Here’s what we have: me, 8 months pregnant, balancing a laptop on a burgeoning belly with two snoring dogs under a pair of propped-up feet. The clock reads 3am. It is quiet, cozy, warm. Perfect conditions for sleeping – unless, of course, you are not. (I am not.)

The insomnia haze, for me, begins just weeks into pregnancy and stretches along until said baby turns, oh 2-ish? As such, there are entire 3-year spans in which I cannot remember the word for ketchup. I’m learning not to fight it, not to resent the bleary adjustment period where it often takes quadruple the time to find a thought, lasso it, and bring it to a page or two. Writing the grocery list feels hard enough; writing much else? Nearly impossible.

Still, my weekly journaling practice is going strong, and every now and then I find myself jotting liner notes – tucked into my car console, the junk drawer, my nightstand. My aim is simply to remember this season of raising kids and raising myself. I know these are the good days; I feel it somewhere in my bones. But I don’t always see them, and I want to.

I want to see what I tossed into my omelette, what the kids sang in the car, which titles I picked up at the library when I ran around too distracted to recognize the gravity of a beautifully ordinary life.

What I’m saying is this: I’ve missed it here.

In a month or so, there will be a ten-toed baby girl in our midst – a fact I can’t even begin to wrap my mind around. This was not an expected addition, and yet: what are expectations if not plans designed for foiling? Ken and I were in such immediate disbelief we ran through 5-6 pregnancy tests in the span of a day.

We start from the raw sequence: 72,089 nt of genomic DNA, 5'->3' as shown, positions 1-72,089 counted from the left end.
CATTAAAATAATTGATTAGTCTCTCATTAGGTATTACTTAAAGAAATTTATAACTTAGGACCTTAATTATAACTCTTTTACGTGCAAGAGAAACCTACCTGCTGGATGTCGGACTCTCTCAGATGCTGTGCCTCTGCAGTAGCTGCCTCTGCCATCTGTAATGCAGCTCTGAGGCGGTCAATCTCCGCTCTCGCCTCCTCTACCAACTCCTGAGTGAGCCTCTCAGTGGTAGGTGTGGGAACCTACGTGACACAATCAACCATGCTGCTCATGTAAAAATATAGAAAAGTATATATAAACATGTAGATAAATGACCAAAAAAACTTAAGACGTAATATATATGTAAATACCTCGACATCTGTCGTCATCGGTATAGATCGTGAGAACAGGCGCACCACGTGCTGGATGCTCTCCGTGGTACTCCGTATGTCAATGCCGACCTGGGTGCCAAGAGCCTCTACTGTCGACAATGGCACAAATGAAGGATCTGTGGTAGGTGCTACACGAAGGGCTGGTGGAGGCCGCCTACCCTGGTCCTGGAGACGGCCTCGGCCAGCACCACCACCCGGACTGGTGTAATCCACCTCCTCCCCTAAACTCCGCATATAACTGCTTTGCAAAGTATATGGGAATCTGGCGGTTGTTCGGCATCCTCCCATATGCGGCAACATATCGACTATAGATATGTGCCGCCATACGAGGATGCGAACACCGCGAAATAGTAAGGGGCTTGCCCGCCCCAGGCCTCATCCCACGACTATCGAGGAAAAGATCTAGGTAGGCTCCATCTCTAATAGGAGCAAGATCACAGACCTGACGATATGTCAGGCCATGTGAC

And then, just as suddenly: joy.

Ever since, we’ve been rearranging long-term plans and bedrooms, folding hand-me-down onesies to fit into shared drawers, foraging the attic for a baby carrier we’d perchance forgotten to donate years ago. (No such luck.) My mind, in minutes, dithers between “Don’t worry; babies need so little!” and “OMG what if she’s born into a home without a diaper pail?” 

(In writing this, it’s clear to me that my logic skills have been stored somewhere in the depths of my no-longer-accessible jeans size.)

We’re making room, all of us, at differing paces. Bee’s campaigning to be full-time nanny and Official Naming Consultant, taking odd jobs here and there to buy her sister a bow. Scout simply wants the assurance that baby food pouches will be added back into everyone’s regular snack rotation. I wouldn’t necessarily call him excited, not at this juncture, but there was a moment last week in which he proudly proclaimed: I’m going to love this baby more than driveways!

So, we’re getting there.

The kids are 4 and 8 now – cutting their own apples, making their own plans. No longer are we in the land of licked doorknobs or face-down wailing in restaurant lobbies. Given my predisposed inability to multitask, this feels like nothing short of divine timing. Two children exiting stage left into a world of perceived independence; one more entering just long enough to steal the toys.

The pregnancy itself has been difficult, much in the way all pregnancies can be when your body becomes no longer your own, when it’s been eight years since you’ve finagled with a nursing bra, when you’re no spring chicken anymore. But I’m getting by with a few honorable mentions – couch naps, magnesium spray, and a newly-perfected cacio e pepe recipe.

All else is all else: Helping Bee with math problems over heaping breakfasts of monkey bowls. Fueling Scout’s continued obsession with house keys and the story of Samson. Harvesting tomatoes from the deck garden, watercoloring rainbows all afternoon. Fishing out Ken’s golf tees from the dryer. There are Chinese classes to be driven to, theatre rehearsals to be practiced for, library hauls to return, groceries to procure. 

The good days, is what I mean.

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